Noah Webster Jr. gave us American English. Yet his star has fallen so far since his death in 1843 that countless Americans think Daniel Webster wrote the dictionary. In the new biography “The Forgotten Founding Father” (G.P. Putnam’s Sons), Joshua Kendall attempts to rehabilitate the reputation of Noah Webster by highlighting his far-reaching achievements, which included serving as a state representative for both Connecticut and Massachusetts. “In his lifetime he was best-known for the ‘American Spelling Book’ , which sold a hundred million copies over the course of the next century and taught five generations of Americans how to read,” notes Kendall. The dictionary came later, only after he “retired” to focus on the project that promised him literary immortality.
Yet the fame Webster enjoyed during his life hasn’t endured, thanks in part to his disagreeable personality, which alienated him from historians that could have helped preserve his reputation. This isn’t to say that Kendall shies away from addressing Webster’s personal shortcomings, or his professional failures. (Webster failed the bar exam on his first try, and never found success as a lawyer, for example.) In contrast to preceding biographers, Kendall provides a well-rounded portrait of his subject, who he discusses at length in the following Failure Interview.
How does your biography differ from earlier efforts?
There have been about a half-dozen Webster biographies. But mine is the first since 1880 that was not produced under the watchful eye of the family. I had access to a lot of documents that other people hadn’t seen, or that other people saw only through the family. So I felt I could paint a more complex picture of Webster and capture his foibles and quirks as well as his strengths and contributions. Given that he kept a lively diary, I was excited by the chance to get inside his head and show what made him tick.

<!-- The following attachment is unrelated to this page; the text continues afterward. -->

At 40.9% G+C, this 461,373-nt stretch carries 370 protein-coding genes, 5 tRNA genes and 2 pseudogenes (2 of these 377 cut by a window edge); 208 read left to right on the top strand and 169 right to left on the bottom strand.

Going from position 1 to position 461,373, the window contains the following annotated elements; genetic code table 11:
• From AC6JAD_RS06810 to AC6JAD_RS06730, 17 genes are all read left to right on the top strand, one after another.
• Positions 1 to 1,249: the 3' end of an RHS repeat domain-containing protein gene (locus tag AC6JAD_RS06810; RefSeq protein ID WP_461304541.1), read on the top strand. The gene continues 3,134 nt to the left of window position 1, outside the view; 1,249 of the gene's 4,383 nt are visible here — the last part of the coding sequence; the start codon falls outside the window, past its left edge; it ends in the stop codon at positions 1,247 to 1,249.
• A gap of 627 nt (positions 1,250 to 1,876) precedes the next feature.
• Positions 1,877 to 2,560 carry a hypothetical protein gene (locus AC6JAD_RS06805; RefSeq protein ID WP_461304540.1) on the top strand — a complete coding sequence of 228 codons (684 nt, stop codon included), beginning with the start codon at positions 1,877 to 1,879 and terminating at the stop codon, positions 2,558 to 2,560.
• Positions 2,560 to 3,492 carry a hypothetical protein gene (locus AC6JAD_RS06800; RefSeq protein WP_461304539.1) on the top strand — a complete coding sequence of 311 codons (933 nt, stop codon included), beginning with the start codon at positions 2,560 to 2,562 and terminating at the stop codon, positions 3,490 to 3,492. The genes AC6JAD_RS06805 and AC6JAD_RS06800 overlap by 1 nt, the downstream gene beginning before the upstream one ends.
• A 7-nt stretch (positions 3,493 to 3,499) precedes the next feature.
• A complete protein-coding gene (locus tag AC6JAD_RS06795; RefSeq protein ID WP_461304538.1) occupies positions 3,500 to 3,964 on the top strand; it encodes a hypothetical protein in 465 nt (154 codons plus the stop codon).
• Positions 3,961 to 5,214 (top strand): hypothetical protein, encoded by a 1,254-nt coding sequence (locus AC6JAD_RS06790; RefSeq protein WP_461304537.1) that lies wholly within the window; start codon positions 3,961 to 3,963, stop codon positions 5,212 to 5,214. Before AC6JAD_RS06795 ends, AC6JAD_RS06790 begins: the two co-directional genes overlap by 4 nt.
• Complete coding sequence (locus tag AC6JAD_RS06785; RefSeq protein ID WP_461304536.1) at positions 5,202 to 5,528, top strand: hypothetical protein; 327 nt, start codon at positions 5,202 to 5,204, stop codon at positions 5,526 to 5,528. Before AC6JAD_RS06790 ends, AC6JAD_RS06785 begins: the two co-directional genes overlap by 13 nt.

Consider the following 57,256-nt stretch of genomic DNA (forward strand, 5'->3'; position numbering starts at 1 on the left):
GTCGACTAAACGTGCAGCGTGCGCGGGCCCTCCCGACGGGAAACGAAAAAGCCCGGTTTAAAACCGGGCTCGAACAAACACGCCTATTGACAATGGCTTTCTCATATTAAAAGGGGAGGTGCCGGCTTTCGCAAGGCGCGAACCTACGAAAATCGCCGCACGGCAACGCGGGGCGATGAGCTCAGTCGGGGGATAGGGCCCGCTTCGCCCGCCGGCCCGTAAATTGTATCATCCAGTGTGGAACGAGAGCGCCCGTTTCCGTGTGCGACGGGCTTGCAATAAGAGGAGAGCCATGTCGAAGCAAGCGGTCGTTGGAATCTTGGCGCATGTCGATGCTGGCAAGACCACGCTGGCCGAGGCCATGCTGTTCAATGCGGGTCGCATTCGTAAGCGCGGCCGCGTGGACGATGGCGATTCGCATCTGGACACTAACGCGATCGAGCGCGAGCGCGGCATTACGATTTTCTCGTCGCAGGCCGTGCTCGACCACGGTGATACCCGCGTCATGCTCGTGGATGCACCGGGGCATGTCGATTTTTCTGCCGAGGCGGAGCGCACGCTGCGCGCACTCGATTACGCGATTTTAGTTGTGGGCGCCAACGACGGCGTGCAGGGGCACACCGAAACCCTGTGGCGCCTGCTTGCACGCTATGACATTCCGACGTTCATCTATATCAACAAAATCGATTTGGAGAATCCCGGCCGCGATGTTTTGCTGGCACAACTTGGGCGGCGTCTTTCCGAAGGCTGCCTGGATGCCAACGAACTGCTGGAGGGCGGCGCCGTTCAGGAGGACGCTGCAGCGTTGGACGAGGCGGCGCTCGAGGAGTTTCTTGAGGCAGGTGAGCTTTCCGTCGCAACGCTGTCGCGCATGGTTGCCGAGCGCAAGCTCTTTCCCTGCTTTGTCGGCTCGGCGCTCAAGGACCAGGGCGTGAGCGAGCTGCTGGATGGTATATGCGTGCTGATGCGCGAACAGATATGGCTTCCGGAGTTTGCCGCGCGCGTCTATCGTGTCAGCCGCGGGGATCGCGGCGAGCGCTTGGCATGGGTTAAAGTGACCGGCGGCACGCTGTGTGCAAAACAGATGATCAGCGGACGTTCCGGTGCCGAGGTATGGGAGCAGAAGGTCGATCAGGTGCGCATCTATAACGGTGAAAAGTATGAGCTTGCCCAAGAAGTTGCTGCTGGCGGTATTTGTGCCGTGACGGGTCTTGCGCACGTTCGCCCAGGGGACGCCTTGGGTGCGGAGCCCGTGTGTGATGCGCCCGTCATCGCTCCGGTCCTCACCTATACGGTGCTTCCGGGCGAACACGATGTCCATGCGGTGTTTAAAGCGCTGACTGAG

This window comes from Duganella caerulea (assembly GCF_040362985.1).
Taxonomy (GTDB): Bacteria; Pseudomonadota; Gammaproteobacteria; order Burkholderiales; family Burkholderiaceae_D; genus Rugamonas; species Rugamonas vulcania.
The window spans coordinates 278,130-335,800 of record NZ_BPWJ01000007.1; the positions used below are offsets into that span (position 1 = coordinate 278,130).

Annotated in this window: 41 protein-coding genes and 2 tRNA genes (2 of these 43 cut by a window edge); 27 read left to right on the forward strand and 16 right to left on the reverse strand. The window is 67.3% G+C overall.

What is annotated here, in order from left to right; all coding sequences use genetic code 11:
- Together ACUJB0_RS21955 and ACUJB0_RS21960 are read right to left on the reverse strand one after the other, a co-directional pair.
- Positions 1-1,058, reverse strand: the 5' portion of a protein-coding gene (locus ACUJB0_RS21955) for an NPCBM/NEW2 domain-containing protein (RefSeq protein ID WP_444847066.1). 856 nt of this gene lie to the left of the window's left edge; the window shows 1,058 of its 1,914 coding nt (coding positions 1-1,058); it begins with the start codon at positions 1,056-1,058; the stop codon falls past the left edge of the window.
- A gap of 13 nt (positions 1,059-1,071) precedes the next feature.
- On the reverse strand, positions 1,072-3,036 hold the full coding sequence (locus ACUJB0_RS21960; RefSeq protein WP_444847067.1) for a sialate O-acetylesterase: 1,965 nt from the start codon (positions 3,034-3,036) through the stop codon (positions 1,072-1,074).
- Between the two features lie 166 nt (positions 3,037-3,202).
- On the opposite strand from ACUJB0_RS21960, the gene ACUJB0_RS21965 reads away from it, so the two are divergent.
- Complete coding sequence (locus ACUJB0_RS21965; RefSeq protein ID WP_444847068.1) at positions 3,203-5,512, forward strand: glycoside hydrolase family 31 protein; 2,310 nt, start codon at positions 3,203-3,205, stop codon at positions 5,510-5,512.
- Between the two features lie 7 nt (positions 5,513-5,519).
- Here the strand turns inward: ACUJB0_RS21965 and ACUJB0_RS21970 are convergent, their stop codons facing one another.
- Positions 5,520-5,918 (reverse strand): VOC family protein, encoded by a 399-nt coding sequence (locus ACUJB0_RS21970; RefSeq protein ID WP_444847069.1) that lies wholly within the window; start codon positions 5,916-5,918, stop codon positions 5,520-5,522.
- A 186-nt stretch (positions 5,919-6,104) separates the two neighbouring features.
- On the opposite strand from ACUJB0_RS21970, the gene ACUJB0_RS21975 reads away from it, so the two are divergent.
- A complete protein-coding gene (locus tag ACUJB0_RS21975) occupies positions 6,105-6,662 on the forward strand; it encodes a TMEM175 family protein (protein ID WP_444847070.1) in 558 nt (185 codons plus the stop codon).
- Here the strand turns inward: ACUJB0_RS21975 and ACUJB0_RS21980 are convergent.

Were there any surprises during the course of your research?
Before beginning I assumed that Webster was a word nerd who for decades sequestered himself in his study to labor over the dictionary. I was surprised to discover that his magnum opus—“The American Dictionary”—constituted the last act of a long career dedicated to both words and public service.
His early achievements included cranking out pamphlets in support of the Constitution. In 1785, he published “Sketches of American Policy,” which argued for a stronger central government. In the 1790s he was editor of New York City’s first daily newspaper, American Minerva, and took positions on every major policy issue of the day. While living in Manhattan, he worked on a series of books on “the yellow fever.” Thus, he helped give birth to modern public health research. He also championed both female education and public schools, and helped found Amherst College.
I want readers to understand that he was helpful in building the nation politically as well as linguistically. He was a national celebrity who shaped many aspects of American culture, ranging from education, science and journalism, to language and the very nature of our political institutions.
So why is he “the forgotten founding father”?
He’s forgotten because people think Daniel Webster [an eloquent senator in the mid-19th century] wrote the dictionary. Daniel was a much more heroic figure and historians warmed up to him more. Noah’s reputation really started to dwindle when his “American Spelling Book” went out of print around 1900.
Why was the “American Spelling Book” such a popular book for so long?
Webster was a school teacher—that was the only job he could get after he finished Yale—and had a remarkable knack for connecting with readers. His speller was user-friendly; it communicated the nuts and bolts of English in a manner that children could easily understand.
Did he reap the financial rewards of what we might refer to as a mega-bestseller?